The United Nations (UN) Humanitarian Coordinator in Nigeria, Edward Kallon, has condemned Thursday night’s killing of three aid workers in Rann, Borno State.
The aid workers were killed when Boko Haram attacked military facilities next to the town. Three aid workers were also injured in the attack, while a female nurse is feared abducted.
The condemnation was expressed in a statement issued on Thursday.
According to Mr. Kallon, aid workers risk their lives daily to provide emergency assistance to vulnerable members of the societies wracked by insurgency.
“Aid workers put their lives on the line every single day to provide emergency assistance to vulnerable women, children and men. Our deepest condolences go to the families of the victims and our brave colleagues and we call on authorities to ensure the perpetrators are brought to justice and account,” said Mr. Kallon.
The statement explained that the two of the deceased aid workers were contractors with the International Organization for Migration. They were said to be working as coordinators in a 55,000-capacity Internally Displaced Persons (IDP) camp. The other deceased aid worker, added the statement, was a medical doctor employed as a third- party consultant with UNICEF.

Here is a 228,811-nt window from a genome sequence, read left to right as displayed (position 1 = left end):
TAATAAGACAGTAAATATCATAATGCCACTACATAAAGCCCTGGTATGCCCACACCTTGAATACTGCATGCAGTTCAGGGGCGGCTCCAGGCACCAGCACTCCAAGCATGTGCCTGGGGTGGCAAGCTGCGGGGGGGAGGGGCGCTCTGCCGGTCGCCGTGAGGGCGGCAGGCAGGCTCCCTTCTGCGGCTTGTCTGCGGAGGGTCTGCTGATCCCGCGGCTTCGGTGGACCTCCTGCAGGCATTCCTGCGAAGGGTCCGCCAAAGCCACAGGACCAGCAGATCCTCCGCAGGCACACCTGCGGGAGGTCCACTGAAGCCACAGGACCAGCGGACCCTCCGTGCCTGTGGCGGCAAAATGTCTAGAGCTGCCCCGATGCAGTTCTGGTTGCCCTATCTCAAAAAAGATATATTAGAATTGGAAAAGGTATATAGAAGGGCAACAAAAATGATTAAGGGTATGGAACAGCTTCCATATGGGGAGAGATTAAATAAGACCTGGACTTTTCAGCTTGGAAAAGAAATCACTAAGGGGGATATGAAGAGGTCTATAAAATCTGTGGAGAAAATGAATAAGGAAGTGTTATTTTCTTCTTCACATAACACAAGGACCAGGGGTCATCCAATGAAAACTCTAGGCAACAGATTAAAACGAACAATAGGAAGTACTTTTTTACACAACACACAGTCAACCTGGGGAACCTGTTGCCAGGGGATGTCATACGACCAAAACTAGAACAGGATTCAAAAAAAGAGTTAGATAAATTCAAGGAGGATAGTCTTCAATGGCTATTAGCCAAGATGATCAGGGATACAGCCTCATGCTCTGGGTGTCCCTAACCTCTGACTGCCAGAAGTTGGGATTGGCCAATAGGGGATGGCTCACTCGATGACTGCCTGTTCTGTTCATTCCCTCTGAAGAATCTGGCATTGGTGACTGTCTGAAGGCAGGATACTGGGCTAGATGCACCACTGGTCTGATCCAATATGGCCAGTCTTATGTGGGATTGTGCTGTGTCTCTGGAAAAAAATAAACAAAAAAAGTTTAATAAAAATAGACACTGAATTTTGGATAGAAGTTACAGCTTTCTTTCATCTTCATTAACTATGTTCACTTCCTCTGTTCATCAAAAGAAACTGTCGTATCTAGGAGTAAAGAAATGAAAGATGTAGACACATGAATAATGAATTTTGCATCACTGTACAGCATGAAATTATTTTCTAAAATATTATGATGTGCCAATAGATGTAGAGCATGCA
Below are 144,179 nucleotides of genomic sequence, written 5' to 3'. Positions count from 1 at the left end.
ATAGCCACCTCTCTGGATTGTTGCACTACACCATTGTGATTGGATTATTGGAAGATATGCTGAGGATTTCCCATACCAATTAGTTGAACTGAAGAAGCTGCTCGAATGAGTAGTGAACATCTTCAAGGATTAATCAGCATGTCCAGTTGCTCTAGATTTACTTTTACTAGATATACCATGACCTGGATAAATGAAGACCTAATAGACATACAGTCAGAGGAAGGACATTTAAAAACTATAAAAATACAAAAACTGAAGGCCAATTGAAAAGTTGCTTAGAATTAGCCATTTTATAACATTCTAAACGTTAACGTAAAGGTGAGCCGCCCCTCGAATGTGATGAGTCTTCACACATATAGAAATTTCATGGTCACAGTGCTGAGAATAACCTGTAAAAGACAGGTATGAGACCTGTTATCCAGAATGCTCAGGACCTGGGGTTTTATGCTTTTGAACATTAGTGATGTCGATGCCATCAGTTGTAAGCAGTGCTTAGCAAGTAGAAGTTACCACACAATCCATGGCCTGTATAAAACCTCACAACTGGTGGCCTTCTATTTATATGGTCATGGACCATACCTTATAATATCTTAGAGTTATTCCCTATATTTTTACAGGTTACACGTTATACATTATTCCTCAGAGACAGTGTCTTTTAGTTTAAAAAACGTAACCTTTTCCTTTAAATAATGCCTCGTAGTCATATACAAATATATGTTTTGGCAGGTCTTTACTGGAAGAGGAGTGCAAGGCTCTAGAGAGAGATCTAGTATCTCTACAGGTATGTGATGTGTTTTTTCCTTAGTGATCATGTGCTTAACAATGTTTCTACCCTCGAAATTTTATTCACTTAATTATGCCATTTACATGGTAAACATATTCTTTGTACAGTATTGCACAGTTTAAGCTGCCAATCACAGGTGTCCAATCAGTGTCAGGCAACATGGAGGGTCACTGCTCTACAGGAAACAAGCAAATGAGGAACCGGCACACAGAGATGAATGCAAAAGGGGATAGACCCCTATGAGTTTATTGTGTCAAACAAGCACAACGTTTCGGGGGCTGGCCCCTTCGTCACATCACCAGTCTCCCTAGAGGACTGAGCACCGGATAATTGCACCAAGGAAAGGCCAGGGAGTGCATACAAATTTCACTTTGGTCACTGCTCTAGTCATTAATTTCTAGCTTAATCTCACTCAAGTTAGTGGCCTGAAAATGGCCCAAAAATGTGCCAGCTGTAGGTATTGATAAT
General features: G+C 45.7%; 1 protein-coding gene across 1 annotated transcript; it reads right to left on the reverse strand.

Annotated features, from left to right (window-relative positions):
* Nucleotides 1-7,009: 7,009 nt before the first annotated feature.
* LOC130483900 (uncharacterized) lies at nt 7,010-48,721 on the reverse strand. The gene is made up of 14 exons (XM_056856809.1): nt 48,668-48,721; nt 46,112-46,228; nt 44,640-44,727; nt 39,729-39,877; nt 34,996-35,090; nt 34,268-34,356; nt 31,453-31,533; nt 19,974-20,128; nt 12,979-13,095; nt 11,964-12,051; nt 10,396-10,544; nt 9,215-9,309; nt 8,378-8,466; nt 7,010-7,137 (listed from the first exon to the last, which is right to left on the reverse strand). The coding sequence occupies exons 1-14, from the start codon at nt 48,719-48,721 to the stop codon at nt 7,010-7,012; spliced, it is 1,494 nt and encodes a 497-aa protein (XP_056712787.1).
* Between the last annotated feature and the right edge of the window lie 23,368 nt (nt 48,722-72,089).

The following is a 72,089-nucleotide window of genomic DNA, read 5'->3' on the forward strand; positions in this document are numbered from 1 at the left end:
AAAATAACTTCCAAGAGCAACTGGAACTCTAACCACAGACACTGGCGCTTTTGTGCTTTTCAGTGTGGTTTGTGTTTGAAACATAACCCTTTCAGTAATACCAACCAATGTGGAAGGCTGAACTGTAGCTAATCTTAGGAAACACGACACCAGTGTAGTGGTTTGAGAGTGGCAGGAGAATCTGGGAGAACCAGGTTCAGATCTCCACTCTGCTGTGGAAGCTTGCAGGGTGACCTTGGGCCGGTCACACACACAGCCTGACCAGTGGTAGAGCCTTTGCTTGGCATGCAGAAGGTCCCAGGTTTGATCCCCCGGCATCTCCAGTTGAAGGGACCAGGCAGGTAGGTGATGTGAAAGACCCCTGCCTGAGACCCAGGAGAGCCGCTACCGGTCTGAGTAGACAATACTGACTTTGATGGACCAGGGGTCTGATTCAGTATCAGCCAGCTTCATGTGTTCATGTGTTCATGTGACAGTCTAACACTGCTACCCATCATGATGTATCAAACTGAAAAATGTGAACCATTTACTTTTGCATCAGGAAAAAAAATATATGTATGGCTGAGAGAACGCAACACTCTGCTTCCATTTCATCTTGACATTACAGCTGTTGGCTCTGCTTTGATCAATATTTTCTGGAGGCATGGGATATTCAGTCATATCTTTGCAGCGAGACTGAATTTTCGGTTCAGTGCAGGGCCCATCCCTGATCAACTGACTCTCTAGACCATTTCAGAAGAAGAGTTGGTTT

The statement added that the UN is also concerned about other civilians, who may have been injured or killed in the attack.
The humanitarian crisis arising from the almost decade-long insurgency has spilled over into the Lake Chad region. It is described as one of the most severe in the world and has left 7.7 million people needing of humanitarian assistance in Borno, Adamawa and Yobe states in 2018. Another 6.1 million people are targeted for humanitarian assistance.
“Now in its ninth year, the crisis shows no sign of abating. Close to 80,000 people, including 55,000 internally displaced persons, currently reside in Rann and are supported with humanitarian assistance,” said the UN.
The UN and non-governmental humanitarian organizations are working across the North-Eastern part of the country to provide food, safe water and medicines to about 6.1 million people. About 3,000 aid workers are currently working in affected areas, with the majority being Nigerian citizens.